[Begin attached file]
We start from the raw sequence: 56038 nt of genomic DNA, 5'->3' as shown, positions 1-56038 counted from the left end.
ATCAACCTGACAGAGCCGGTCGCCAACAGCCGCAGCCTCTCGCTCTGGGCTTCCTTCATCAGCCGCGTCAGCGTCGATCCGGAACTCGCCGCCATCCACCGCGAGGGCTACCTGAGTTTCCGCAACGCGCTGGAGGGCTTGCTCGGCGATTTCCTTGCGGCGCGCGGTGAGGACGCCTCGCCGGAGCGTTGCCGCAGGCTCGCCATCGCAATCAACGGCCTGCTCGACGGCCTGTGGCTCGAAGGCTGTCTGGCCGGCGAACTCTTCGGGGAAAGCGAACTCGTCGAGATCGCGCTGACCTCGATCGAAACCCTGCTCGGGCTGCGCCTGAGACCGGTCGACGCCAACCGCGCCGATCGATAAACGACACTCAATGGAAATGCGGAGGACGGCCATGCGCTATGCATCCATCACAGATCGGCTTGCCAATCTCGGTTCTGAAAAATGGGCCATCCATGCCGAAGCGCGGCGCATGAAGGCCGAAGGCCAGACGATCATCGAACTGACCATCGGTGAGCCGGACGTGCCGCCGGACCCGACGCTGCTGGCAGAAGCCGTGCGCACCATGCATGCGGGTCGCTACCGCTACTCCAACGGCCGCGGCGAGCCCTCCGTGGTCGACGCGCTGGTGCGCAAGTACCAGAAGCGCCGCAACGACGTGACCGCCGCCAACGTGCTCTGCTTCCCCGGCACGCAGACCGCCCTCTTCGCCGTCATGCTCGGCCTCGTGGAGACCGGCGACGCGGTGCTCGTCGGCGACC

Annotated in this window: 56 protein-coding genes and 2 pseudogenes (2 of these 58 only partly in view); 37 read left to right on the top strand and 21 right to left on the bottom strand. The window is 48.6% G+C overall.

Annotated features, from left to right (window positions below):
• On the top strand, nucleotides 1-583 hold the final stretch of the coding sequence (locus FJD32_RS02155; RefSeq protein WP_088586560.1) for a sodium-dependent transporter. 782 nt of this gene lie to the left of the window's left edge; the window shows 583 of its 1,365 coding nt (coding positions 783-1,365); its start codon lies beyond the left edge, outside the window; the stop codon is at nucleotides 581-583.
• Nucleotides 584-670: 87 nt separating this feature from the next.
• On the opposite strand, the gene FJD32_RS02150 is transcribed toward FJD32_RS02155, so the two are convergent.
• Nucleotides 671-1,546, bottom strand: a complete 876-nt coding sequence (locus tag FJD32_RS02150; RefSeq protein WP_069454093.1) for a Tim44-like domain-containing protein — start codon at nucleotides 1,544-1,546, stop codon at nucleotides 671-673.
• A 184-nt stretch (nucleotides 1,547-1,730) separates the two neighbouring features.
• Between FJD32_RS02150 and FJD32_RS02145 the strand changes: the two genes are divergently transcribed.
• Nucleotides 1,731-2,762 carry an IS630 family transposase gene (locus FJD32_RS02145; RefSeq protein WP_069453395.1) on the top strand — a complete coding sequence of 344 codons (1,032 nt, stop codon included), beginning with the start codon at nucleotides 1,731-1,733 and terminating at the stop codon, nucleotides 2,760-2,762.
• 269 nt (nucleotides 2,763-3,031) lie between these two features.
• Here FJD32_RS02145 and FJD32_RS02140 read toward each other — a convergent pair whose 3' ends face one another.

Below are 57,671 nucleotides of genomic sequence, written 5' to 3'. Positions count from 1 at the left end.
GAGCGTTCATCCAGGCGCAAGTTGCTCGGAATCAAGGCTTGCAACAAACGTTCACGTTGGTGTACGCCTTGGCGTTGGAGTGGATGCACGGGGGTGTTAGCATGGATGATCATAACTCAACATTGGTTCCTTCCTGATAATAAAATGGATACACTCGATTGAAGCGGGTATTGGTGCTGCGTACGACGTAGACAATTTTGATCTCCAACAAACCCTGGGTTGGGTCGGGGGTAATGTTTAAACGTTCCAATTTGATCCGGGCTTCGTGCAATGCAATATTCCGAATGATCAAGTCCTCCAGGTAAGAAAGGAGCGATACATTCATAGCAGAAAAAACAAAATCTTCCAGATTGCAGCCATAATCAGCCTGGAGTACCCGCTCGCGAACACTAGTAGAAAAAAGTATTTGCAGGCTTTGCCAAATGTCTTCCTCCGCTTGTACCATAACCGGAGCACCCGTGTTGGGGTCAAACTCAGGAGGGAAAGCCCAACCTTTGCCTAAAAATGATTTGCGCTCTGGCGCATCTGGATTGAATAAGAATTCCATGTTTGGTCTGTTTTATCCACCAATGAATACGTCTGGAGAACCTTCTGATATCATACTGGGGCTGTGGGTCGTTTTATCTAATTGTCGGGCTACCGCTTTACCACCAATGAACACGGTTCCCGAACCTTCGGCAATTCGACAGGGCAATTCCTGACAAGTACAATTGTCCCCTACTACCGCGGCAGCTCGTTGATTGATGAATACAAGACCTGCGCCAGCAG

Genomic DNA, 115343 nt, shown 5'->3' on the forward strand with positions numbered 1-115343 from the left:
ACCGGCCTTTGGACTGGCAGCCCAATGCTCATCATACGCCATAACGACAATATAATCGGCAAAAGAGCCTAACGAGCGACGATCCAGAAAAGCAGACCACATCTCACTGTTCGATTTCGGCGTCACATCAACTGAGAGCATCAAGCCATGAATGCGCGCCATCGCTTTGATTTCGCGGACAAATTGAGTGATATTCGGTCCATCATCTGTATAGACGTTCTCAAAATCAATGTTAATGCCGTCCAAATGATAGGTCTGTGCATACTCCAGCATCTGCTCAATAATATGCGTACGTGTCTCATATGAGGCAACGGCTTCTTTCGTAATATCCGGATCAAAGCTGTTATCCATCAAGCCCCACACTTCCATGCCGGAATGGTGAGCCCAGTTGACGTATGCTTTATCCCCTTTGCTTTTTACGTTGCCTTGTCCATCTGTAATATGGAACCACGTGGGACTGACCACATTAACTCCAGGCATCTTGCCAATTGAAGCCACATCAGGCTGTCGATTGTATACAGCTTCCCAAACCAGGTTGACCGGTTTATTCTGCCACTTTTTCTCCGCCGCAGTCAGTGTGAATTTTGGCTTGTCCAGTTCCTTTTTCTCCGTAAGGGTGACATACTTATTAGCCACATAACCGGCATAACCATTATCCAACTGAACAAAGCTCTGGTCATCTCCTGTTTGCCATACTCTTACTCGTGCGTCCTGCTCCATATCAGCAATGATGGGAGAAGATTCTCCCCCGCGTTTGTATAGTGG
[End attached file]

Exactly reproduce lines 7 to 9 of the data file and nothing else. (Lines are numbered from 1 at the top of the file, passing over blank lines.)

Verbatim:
• On the opposite strand, the gene FJD32_RS02150 is transcribed toward FJD32_RS02155, so the two are convergent.
• Nucleotides 671-1,546, bottom strand: a complete 876-nt coding sequence (locus tag FJD32_RS02150; RefSeq protein WP_069454093.1) for a Tim44-like domain-containing protein — start codon at nucleotides 1,544-1,546, stop codon at nucleotides 671-673.
• A 184-nt stretch (nucleotides 1,547-1,730) separates the two neighbouring features.